Jingmei Li, Linda S Lindström, Jia N Foo, Sajjad Rafiq, Marjanka K Schmidt, Paul D P Pharoah, Kyriaki Michailidou, Joe Dennis, Manjeet K Bolla, Qin Wang, Laura J van 't Veer, Sten Cornelissen, Emiel Rutgers, Melissa C Southey, Carmel Apicella, Gillian S Dite, John L Hopper, Peter A Fasching, Lothar Haeberle, Arif B Ekici, Matthias W Beckmann, Carl Blomqvist, Taru A Muranen, Kristiina Aittomäki, Annika Lindblom, Sara Margolin, Arto Mannermaa, Veli-Matti Kosma, Jaana M Hartikainen, Vesa Kataja, Georgia Chenevix-Trench, , Kelly-Anne Phillips, Sue-Anne McLachlan, Diether Lambrechts, Bernard Thienpont, Ann Smeets, Hans Wildiers, Jenny Chang-Claude, Dieter Flesch-Janys, Petra Seibold, Anja Rudolph, Graham G Giles, Laura Baglietto, Gianluca Severi, Christopher A Haiman, Brian E Henderson, Fredrick Schumacher, Loic Le Marchand, Vessela Kristensen, Grethe I Grenaker Alnæs, Anne-Lise Borresen-Dale, Silje Nord, Robert Winqvist, Katri Pylkäs, Arja Jukkola-Vuorinen, Mervi Grip, Irene L Andrulis, Julia A Knight, Gord Glendon, Sandrine Tchatchou, Peter Devilee, Robert Tollenaar, Caroline Seynaeve, Maartje Hooning, Mieke Kriege, Antoinette Hollestelle, Ans van den Ouweland, Yi Li, Ute Hamann, Diana Torres, Hans U Ulmer, Thomas Rüdiger, Chen-Yang Shen, Chia-Ni Hsiung, Pei-Ei Wu, Shou-Tung Chen, Soo Hwang Teo, Nur Aishah Mohd Taib, Cheng Har Yip, Gwo Fuang Ho, Keitaro Matsuo, Hidemi Ito, Hiroji Iwata, Kazuo Tajima, Daehee Kang, Ji-Yeob Choi, Sue K Park, Keun-Young Yoo, Tom Maishman, William J Tapper, Alison Dunning, Mitul Shah, Robert Luben, Judith Brown, Chiea Chuen Khor, Diana M Eccles, Heli Nevanlinna, Douglas Easton, Keith Humphreys, Jianjun Liu, Per Hall, Kamila Czene.
Nat Commun
PUBLISHED: 01-28-2014
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Large population-based registry studies have shown that breast cancer prognosis is inherited. Here we analyse single-nucleotide polymorphisms (SNPs) of genes implicated in human immunology and inflammation as candidates for prognostic markers of breast cancer survival involving 1,804 oestrogen receptor (ER)-negative patients treated with chemotherapy (279 events) from 14 European studies in a prior large-scale genotyping experiment, which is part of the Collaborative Oncological Gene-environment Study (COGS) initiative. We carry out replication using Asian COGS samples (n=522, 53 events) and the Prospective Study of Outcomes in Sporadic versus Hereditary breast cancer (POSH) study (n=315, 108 events). Rs4458204_A near CCL20 (2q36.3) is found to be associated with breast cancer-specific death at a genome-wide significant level (n=2,641, 440 events, combined allelic hazard ratio (HR)=1.81 (1.49-2.19); P for trend=1.90 × 10(-9)). Such survival-associated variants can represent ideal targets for tailored therapeutics, and may also enhance our current prognostic prediction capabilities.
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How can diagnostic assessment programs be implemented to enhance inter-professional collaborative care for cancer?
Implement Sci
PUBLISHED: 01-03-2014
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Inter-professional collaborative care (ICC) for cancer leads to multiple system, organizational, professional, and patient benefits, but is limited by numerous challenges. Empirical research on interventions that promote or enable ICC is sparse so guidance on how to achieve ICC is lacking. Research shows that ICC for diagnosis could be improved. Diagnostic assessment programs (DAPs) appear to be a promising model for enabling ICC. The purpose of this study was to explore how DAP structure and function enable ICC, and whether that may be associated with organizational and clinical outcomes.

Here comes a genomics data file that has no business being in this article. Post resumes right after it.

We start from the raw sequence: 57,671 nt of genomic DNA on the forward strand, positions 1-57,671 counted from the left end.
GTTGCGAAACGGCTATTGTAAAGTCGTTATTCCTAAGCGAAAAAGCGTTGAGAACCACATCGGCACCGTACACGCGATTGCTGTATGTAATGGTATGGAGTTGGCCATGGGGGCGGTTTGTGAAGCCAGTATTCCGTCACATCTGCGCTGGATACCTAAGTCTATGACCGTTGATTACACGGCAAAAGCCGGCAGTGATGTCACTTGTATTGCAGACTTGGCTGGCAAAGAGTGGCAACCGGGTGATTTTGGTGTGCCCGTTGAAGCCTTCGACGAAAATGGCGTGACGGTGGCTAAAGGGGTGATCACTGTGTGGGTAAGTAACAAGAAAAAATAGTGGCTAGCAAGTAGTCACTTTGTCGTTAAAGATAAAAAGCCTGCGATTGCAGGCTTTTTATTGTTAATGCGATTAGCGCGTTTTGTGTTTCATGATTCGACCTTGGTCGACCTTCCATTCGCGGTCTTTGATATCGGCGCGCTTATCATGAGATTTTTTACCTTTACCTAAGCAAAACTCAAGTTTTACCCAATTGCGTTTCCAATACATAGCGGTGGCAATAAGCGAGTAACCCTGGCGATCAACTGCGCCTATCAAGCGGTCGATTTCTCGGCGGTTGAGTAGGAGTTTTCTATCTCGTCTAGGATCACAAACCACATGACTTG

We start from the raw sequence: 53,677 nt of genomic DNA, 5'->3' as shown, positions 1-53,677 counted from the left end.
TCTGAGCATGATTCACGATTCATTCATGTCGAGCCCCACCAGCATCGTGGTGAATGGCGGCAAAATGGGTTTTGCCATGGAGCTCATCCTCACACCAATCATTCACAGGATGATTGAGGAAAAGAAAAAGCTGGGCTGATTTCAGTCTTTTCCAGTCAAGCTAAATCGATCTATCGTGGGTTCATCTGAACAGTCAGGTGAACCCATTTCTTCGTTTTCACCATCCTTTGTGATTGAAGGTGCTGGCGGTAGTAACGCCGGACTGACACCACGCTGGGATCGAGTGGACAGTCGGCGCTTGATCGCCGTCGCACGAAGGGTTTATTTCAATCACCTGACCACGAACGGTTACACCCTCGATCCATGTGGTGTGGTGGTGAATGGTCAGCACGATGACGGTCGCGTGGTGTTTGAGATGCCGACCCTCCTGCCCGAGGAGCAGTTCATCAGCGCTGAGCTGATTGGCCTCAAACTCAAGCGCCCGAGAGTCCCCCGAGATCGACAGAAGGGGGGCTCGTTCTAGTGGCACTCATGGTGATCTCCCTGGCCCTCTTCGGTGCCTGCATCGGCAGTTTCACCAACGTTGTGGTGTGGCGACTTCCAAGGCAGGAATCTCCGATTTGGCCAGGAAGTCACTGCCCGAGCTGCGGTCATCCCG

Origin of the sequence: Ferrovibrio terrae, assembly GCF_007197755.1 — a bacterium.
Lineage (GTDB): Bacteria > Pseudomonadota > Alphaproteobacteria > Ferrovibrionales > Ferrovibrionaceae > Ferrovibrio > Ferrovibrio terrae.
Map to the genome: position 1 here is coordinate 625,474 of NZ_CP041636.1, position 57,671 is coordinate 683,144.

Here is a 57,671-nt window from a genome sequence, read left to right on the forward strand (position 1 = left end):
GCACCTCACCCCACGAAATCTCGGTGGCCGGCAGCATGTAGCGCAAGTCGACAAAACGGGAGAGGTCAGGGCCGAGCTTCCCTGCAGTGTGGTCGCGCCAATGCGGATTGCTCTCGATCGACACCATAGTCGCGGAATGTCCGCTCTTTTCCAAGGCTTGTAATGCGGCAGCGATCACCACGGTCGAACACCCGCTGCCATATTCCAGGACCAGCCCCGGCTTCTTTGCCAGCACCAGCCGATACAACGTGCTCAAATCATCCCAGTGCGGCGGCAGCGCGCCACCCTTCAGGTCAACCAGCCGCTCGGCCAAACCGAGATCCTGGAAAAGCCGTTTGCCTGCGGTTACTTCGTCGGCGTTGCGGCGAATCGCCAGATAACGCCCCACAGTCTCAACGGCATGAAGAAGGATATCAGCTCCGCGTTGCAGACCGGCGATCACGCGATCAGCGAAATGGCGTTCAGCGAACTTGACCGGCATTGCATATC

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Ex Vivo Response to Histone Deacetylase (HDAC) Inhibitors of the HIV Long Terminal Repeat (LTR) Derived from HIV-Infected Patients on Antiretroviral Therapy.
PLoS ONE
PUBLISHED: 01-01-2014
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Histone deacetylase inhibitors (HDACi) can induce human immunodeficiency virus (HIV) transcription from the HIV long terminal repeat (LTR). However, ex vivo and in vivo responses to HDACi are variable and the activity of HDACi in cells other than T-cells have not been well characterised. Here, we developed a novel assay to determine the activity of HDACi on patient-derived HIV LTRs in different cell types. HIV LTRs from integrated virus were amplified using triple-nested Alu-PCR from total memory CD4+ T-cells (CD45RO+) isolated from HIV-infected patients prior to and following suppressive antiretroviral therapy. NL4-3 or patient-derived HIV LTRs were cloned into the chromatin forming episomal vector pCEP4, and the effect of HDACi investigated in the astrocyte and epithelial cell lines SVG and HeLa, respectively. There were no significant differences in the sequence of the HIV LTRs isolated from CD4+ T-cells prior to and after 18 months of combination antiretroviral therapy (cART). We found that in both cell lines, the HDACi panobinostat, trichostatin A, vorinostat and entinostat activated patient-derived HIV LTRs to similar levels seen with NL4-3 and all patient derived isolates had similar sensitivity to maximum HDACi stimulation. We observed a marked difference in the maximum fold induction of luciferase by HDACi in HeLa and SVG, suggesting that the effect of HDACi may be influenced by the cellular environment. Finally, we observed significant synergy in activation of the LTR with vorinostat and the viral protein Tat. Together, our results suggest that the LTR sequence of integrated virus is not a major determinant of a functional response to an HDACi.